Where it's based: Palo Alto, Calif.
When it was founded: 2013
Why it's Fierce: Cyanogen's operating system for smartphones is basically Android without the Google, with some security, customization and performance improvements thrown in. That's both the company's biggest selling point as well as its biggest obstacle.
But that's not stopping Cyanogen from setting lofty goals: "We want to be that third leading mobile operating system" behind Android and iOS, said Vivian Lee, the company's vice president of marketing. She added: Cyanogen is "a better, faster version of Android."
Cyanogen, which today counts around 90 employees, traces its roots to 2009, when Steve Kondik began tinkering with Google's first versions of Android. Android was and remains an open source OS, which means that anyone can grab the platform's source code and do with it what they wish. Between 2009 and 2012, Kondik worked to build an alternative version of Android, one that offered more features and options--including the ability to ditch Google's services from the platform entirely.
It was in 2012 that Kirt McMaster approached Kondik about turning his hobby--playing with Android--into an actual company. McMaster had a clear vision for what Cyanogen is now working to become, and his approach is based on his longtime experience in the wireless industry. He was the co-founder of Boost Mobile, now owned by Sprint, and he also spent time at Sony and Sega defining their respective mobile strategies.
In turning Cyanogen into a business venture, McMaster sought to tap into several clear trends in the smartphone industry: Specifically, Google's control over many of the services that run on top of Android, as well as the razor-thin profit margins that most Android smartphone makers suffer from. The result is an OS that can run any app designed for Android but that can be tweaked to any manufacturer's liking. Importantly, Cyanogen offers wireless carriers, smartphone manufacturers and third-party app developers the ability to deeply integrate their services into the Cyanogen OS--and to share in any resulting app installs or sale of software and services to users.
"We're opening up Android," Cyanogen's Lee explained. "This is something that Google won't do because this will impact their business model." Lee acknowledged that Android is an open source platform, but noted that Google retains tight control over the Android user interface among manufacturers that agree to Google's terms of service because Google derives advertising revenues from the use of its Android services, like GMail, Maps and Internet searching.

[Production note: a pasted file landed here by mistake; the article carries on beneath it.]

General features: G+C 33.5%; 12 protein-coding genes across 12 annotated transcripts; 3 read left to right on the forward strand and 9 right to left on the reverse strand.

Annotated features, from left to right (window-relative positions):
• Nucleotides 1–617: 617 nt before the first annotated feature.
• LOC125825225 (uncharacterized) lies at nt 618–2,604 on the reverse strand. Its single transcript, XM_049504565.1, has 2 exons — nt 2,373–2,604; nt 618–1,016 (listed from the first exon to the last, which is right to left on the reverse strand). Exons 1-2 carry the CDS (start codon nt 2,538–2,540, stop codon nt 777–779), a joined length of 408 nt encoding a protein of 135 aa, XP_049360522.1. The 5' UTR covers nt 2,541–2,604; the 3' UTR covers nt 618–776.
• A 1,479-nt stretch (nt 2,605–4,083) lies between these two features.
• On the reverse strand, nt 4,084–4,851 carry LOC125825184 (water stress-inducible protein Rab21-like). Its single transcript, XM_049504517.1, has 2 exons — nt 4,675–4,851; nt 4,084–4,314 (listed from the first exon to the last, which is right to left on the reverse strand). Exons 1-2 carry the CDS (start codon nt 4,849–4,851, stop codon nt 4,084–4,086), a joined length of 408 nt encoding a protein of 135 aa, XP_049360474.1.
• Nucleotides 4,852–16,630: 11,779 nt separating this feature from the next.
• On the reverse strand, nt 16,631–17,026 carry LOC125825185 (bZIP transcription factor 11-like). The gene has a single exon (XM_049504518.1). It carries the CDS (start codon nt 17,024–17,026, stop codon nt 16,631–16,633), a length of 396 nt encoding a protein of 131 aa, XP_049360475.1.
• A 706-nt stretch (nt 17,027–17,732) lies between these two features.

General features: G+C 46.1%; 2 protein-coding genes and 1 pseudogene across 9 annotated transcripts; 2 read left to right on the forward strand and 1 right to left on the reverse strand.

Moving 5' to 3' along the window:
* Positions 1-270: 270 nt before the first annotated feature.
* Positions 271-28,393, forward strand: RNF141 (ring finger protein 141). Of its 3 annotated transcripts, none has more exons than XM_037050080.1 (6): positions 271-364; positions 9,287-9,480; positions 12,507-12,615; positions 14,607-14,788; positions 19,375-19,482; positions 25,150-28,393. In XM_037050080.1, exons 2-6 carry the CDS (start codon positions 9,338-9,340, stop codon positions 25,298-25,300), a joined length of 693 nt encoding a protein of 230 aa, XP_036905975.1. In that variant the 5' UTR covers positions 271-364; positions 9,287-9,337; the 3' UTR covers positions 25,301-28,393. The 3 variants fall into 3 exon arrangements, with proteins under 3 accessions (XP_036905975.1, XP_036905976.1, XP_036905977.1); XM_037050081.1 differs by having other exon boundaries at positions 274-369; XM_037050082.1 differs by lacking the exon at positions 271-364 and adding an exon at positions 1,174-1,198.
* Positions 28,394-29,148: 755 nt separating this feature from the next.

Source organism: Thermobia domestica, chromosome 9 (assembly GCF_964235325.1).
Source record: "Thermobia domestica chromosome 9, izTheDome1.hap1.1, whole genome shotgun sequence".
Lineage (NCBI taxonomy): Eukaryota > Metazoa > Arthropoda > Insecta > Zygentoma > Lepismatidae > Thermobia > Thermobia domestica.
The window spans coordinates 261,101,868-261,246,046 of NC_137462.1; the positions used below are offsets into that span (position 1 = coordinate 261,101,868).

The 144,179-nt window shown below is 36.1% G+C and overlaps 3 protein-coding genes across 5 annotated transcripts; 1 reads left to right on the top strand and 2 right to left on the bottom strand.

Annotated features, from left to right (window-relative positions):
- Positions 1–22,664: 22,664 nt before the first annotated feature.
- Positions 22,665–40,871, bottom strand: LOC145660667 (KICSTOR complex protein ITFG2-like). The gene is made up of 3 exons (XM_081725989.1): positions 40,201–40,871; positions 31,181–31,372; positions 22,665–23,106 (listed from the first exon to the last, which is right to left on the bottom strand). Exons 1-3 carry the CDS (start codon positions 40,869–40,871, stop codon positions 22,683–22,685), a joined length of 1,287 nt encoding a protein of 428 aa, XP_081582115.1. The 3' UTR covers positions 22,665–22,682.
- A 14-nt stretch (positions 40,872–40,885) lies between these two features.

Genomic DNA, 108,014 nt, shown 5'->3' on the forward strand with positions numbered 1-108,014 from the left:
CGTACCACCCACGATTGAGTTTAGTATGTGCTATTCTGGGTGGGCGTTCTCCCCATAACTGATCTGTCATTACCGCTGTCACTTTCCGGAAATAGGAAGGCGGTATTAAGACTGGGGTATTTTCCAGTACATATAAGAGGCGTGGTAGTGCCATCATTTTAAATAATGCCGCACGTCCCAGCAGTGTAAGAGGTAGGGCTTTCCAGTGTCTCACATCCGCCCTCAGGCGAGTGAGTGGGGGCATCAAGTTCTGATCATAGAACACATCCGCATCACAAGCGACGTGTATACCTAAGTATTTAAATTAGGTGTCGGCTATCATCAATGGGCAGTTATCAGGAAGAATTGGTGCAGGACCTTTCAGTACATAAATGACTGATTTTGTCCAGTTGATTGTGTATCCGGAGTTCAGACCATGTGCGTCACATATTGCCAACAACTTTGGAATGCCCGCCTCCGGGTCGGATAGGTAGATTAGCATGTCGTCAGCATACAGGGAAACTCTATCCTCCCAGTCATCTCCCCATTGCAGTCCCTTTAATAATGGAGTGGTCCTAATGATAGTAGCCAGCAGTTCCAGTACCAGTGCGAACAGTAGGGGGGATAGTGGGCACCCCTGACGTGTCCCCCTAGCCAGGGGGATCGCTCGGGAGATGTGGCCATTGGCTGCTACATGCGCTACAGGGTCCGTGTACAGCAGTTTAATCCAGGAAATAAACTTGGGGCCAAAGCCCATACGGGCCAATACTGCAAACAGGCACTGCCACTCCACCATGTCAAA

To highlight the differences between Cyanogen's approach and Google's, Lee pointed to Cyanogen's work with Truecaller, which provides an advanced caller ID service. Lee said that Cyanogen users can install the Truecaller service directly into their phone's dialer--something she said no other major smartphone OS can offer.
But what really pushed Cyanogen into the forefront of the smartphone industry was the company's massive $80 million round of fundraising earlier this year, as well as the companies that participated in that round. Media mogul Rupert Murdoch, Qualcomm, Twitter Ventures, Telefónica Ventures, Index Ventures, Access Industries and others participated in the round, raising Cyanogen's total venture capital war chest to $110 million.
Already, Cyanogen has some serious momentum to show for its work. Qualcomm has agreed to support the company's OS in its chipset reference design, and international smartphone maker Micromax is pushing ahead with its Yu brand for Cyanogen-powered phones. (Though Cyanogen did lose OnePlus as a partner this year since OnePlus is, ironically, pursuing its own version of Android.)
What's next: Lee said that Cyanogen is working to expand globally and update its SDK. "We have a number of commercial deals in place that have yet to be announced," she said, explaining that the company expects Cyanogen-powered devices to be in every major market in the world by the end of this year.
And what of the United States? "You will see something in the near future," Lee said, without providing specifics. "We definitely have plans to launch devices in the U.S."